Now that we have our minimums set, we need to decide how those 2 (or more) days will be spent. If those 2 days require you to go somewhere, find the day and time that it makes the most sense to leave. A day that your partner comes home earlier from work. Maybe a day that a caregiver can come over.


While I know that exercise CAN and sometimes MUST happen with the little monkeys running around you, I am also a firm believer in the idea of having that undivided attention to yourself, your body and your mind.

So much of fitness and exercise comes back to our mindset that it helps to not be stopping 10x during a 30 minute time period.

Make those minimum days uninterrupted days, less negotiable. ( I said less, not non).

Even if it is not a gym you are going to, have that time to be in another room ALONE. Time to ride alone. Rollerblade with a favorite podcast or soundtrack cranking. There are plenty of online streaming options to follow along with a boot camp or yoga class.

The Other Days of Movement

This leaves some other days as optional movement days and allows them to be done with kiddos in tow.

As moms, our kids fulfill us. We enjoy being with them. As a baby, they can lay next to your workout space. Maybe use those brief sleep/nap times as your workout time.

Have older kids? There isn’t anything wrong with having them along for a walk, a jog or bike ride. Encourage them to pull up a mat during a yoga session in the living room. Have them squat and do push-ups next to you. Some of my earliest memories of fitness and activity was doing step aerobics next to my mom, her in her leotard and me in my bathing suit using the couch as my “step”.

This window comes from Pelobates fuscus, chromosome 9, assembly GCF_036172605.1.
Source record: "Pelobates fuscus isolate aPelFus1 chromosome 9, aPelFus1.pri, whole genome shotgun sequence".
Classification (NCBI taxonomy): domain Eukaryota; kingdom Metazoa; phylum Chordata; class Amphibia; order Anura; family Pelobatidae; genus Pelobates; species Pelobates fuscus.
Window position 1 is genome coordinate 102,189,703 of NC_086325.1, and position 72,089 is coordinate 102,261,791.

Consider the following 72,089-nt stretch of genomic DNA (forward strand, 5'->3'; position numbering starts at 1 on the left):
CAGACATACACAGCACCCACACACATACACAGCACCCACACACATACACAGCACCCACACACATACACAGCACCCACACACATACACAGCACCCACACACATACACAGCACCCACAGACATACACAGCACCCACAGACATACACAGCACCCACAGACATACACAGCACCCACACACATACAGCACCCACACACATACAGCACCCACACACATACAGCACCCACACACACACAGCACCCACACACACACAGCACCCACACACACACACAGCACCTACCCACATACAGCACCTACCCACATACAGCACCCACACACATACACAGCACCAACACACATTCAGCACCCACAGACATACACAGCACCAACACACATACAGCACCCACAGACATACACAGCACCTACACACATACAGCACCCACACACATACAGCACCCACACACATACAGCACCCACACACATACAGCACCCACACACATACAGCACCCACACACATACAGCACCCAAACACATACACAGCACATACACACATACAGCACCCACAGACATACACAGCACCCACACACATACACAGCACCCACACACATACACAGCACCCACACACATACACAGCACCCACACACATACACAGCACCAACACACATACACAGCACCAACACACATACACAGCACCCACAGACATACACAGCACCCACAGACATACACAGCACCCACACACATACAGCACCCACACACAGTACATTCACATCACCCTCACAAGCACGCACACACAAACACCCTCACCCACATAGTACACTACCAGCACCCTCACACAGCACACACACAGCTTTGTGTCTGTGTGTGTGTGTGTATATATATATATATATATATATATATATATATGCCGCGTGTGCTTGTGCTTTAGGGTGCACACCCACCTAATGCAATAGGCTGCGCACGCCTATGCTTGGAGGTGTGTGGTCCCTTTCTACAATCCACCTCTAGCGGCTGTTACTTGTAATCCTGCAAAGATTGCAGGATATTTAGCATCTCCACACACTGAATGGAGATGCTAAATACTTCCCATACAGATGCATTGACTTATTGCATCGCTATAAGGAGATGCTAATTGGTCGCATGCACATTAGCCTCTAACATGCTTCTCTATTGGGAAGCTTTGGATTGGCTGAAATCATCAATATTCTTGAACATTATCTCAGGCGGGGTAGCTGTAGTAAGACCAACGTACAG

Let that sink in.

Take-Aways

It won’t be perfect. It won’t look like it did pre-kids. Eventually, it may. Maybe it doesn’t have to. If you are someone that didn’t have that as a routine before kids, but having some new “whys” has compelled you to want to start into a routine:

• Start Small
• Set Minimums
• Find ways to incorporate the kids
• Use built in times like naps, early bed times, before they wake
• Communicate with your partner the importance of those
minimums
• Give yourself GRACE on the days it doesn’t work out. There is
always tomorrow!

Previous articleNational Chocolate Chip Cookie Day – Which Cookie Mom Are You?
Next article18 Summers
Jennifer Rhoades
Jen Rhoades is a 33 year old Sylvania resident and has worked in Fitness and Nutrition since 2008. Through her own experiences with disordered eating, extreme dieting for Figure Competitions, and now needing to balance life as a busy gym owner and mother, she has become driven to demonstrate the importance of training smart and eating to fit your lifestyle and goals. There is no “one size fits all”. After the birth of her 2 daughters, Madison and Mia, she saw the need for more specialized attention to moms pre/postnatal in terms of support both in the gym and outside of the gym. Jen holds a Certification in Personal Training, Nutrition and Habit Coaching, is a Certified Pre/Postnatal Coach as well as a Post Natal Training Specialist. Fun Fact: Jen went to College for Sign Language Interpretation, as she comes from a Deaf family. You can follow her on social media at @jlift0923.

LEAVE A REPLY

Please enter your comment!
Please enter your name here